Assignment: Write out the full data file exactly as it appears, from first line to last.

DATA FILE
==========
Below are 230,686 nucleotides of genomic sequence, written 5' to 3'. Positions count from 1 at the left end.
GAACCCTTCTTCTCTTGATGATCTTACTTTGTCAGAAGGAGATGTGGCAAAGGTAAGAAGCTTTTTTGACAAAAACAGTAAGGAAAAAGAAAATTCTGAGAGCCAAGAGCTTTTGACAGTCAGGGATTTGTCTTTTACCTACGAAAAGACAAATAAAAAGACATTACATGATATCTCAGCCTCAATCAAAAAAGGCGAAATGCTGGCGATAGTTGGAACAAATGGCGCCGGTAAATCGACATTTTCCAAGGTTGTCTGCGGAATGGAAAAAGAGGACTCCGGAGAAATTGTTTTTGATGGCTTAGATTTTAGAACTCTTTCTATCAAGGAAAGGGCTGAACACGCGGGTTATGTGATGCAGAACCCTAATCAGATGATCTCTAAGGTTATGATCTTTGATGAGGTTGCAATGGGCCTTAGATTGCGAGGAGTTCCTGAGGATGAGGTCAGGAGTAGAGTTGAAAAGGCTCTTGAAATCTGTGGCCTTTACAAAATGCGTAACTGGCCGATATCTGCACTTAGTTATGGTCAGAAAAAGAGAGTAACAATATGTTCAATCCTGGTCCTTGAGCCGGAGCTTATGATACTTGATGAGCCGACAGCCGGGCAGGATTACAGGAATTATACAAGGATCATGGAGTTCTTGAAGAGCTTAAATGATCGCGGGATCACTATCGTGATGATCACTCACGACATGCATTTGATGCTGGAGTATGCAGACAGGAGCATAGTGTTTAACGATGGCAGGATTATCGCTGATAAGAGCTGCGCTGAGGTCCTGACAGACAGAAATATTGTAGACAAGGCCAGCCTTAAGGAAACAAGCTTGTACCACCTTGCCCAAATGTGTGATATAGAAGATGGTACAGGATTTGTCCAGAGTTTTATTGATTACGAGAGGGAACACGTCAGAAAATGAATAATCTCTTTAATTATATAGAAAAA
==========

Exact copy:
Below are 230,686 nucleotides of genomic sequence, written 5' to 3'. Positions count from 1 at the left end.
GAACCCTTCTTCTCTTGATGATCTTACTTTGTCAGAAGGAGATGTGGCAAAGGTAAGAAGCTTTTTTGACAAAAACAGTAAGGAAAAAGAAAATTCTGAGAGCCAAGAGCTTTTGACAGTCAGGGATTTGTCTTTTACCTACGAAAAGACAAATAAAAAGACATTACATGATATCTCAGCCTCAATCAAAAAAGGCGAAATGCTGGCGATAGTTGGAACAAATGGCGCCGGTAAATCGACATTTTCCAAGGTTGTCTGCGGAATGGAAAAAGAGGACTCCGGAGAAATTGTTTTTGATGGCTTAGATTTTAGAACTCTTTCTATCAAGGAAAGGGCTGAACACGCGGGTTATGTGATGCAGAACCCTAATCAGATGATCTCTAAGGTTATGATCTTTGATGAGGTTGCAATGGGCCTTAGATTGCGAGGAGTTCCTGAGGATGAGGTCAGGAGTAGAGTTGAAAAGGCTCTTGAAATCTGTGGCCTTTACAAAATGCGTAACTGGCCGATATCTGCACTTAGTTATGGTCAGAAAAAGAGAGTAACAATATGTTCAATCCTGGTCCTTGAGCCGGAGCTTATGATACTTGATGAGCCGACAGCCGGGCAGGATTACAGGAATTATACAAGGATCATGGAGTTCTTGAAGAGCTTAAATGATCGCGGGATCACTATCGTGATGATCACTCACGACATGCATTTGATGCTGGAGTATGCAGACAGGAGCATAGTGTTTAACGATGGCAGGATTATCGCTGATAAGAGCTGCGCTGAGGTCCTGACAGACAGAAATATTGTAGACAAGGCCAGCCTTAAGGAAACAAGCTTGTACCACCTTGCCCAAATGTGTGATATAGAAGATGGTACAGGATTTGTCCAGAGTTTTATTGATTACGAGAGGGAACACGTCAGAAAATGAATAATCTCTTTAATTATATAGAAAAA